|4-H Campers experience the Wild Rivers Coast at surfing stewardship|
|Written by The Curry Coastal Pilot|
|August 29, 2014 09:18 pm|
Members of the Curry County 4-H Surfing Outdoor Stewardship program pose for a group photo at “the Rock” on Pistol River Beach.
Nineteen teens from across the state, and an exchange student from Japan, were the first to enjoy the newly renovated oceanside accommodations at the Curry County Fairgrounds during Curry County 4-H’s inaugural Surfing Outdoor Stewardship (S.O.S) marine science and ocean adventure camp.
Grants from Wild Rivers Community Foundation and Hobie assisted in funding a portion of the camp.
Together with Oregon State faculty, ocean research scientists and local outdoor enthusiasts, campers experienced the Wild Rivers Coast by land and sea. Campers expanded their understanding of ocean related issues, explored future career options and tested their physical abilities on kayaks and surfboards.
“Surfing is an opportunity for youth to fully immerse themselves in the world of stewardship and marine-related studies,” said Michelle Carrillo, 4-H coordinator and S.O.S camp director.
The stewardship began with the help of Tom Calvanese, a graduate researcher in the Department of Fisheries and Wildlife at Oregon State University and Tyson Rasor, a project coordinator for the Redfish Rocks Community Team, who oversaw campers delve into fish anatomy through a hands-on lab.
“Working together to perform the fish dissections allowed the students to explore their natural curiosity while practicing the critical thinking and collaboration so essential to effective scientific inquiry,” explained Calvanese. “It was great to see such enthusiasm, and gratifying to know they learned so much from the experience. I am grateful we were able to provide a professional lab experience here in Port Orford where they also got to directly experience the marine environment these fish came from.”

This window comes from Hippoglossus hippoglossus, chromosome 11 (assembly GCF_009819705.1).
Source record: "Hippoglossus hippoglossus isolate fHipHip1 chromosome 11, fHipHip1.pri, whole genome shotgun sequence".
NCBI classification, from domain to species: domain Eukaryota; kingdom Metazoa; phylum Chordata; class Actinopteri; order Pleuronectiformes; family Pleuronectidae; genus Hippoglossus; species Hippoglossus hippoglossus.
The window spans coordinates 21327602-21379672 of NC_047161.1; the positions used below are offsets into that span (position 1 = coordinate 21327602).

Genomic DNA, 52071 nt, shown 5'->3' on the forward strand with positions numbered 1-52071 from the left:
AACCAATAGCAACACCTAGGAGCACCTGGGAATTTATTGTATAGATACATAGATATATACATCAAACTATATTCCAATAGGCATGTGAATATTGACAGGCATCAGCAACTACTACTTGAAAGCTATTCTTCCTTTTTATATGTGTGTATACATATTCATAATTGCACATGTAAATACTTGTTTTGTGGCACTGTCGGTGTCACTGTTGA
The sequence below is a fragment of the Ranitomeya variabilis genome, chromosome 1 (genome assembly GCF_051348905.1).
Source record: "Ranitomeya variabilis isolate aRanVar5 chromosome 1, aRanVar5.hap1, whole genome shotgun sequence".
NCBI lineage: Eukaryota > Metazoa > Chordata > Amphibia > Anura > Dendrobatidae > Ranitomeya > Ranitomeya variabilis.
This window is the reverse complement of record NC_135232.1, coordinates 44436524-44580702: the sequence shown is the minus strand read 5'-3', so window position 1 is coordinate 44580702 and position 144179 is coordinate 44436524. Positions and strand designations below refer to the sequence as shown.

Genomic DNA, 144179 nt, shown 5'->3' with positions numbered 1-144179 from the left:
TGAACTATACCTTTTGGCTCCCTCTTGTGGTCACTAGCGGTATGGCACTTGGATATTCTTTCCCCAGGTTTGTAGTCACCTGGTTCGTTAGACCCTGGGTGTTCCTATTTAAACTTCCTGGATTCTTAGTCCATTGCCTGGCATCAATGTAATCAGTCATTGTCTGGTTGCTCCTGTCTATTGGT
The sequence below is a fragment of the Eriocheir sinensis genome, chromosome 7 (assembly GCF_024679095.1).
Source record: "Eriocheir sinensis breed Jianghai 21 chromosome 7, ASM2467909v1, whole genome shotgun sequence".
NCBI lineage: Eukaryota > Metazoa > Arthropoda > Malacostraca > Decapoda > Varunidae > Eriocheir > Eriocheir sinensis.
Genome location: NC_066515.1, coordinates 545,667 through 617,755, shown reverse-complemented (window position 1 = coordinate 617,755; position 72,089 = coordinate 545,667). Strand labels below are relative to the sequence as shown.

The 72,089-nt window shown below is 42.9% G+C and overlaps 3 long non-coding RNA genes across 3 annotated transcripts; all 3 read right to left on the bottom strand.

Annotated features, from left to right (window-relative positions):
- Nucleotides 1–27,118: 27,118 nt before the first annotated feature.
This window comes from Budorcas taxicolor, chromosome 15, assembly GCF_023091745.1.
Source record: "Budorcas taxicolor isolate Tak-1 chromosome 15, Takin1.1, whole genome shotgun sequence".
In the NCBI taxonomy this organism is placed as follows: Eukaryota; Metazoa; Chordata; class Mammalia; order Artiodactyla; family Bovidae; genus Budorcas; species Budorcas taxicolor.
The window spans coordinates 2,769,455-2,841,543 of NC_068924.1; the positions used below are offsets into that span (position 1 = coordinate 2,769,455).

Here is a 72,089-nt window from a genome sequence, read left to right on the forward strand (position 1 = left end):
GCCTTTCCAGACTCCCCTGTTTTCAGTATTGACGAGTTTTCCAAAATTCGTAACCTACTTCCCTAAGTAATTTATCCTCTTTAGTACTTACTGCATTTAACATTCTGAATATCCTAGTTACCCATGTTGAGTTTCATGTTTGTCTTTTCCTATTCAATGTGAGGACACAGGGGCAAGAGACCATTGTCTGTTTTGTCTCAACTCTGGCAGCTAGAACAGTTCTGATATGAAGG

Campers also filleted and grilled freshly caught Rockfish for their evening dinner.
Leading the outdoor adventure portion of camp was Dave Lacy, owner of South Coast Tours LLC and a 4-H volunteer for Surfrider Surf Club in Gold Beach. Campers tried their hand at sea kayaking across the waterways of the Wild Rivers Coast and surfing at Meyers Creek.
4-H was able to provide wetsuits and equipment to the campers via support from donators such as Hobie.
“It is great to see so many kids experiencing and enjoying the ocean in new ways” Lacey said.
Curry County 4-H currently has two established surfing and outdoor stewardship clubs — Tsunami Surfers in Gold Beach and Borderline Surfers in Brookings. Those interested in learning more about the clubs or getting involved in 4-H this coming year should contact the OSU Extension Office in Gold Beach at 541-247-6672.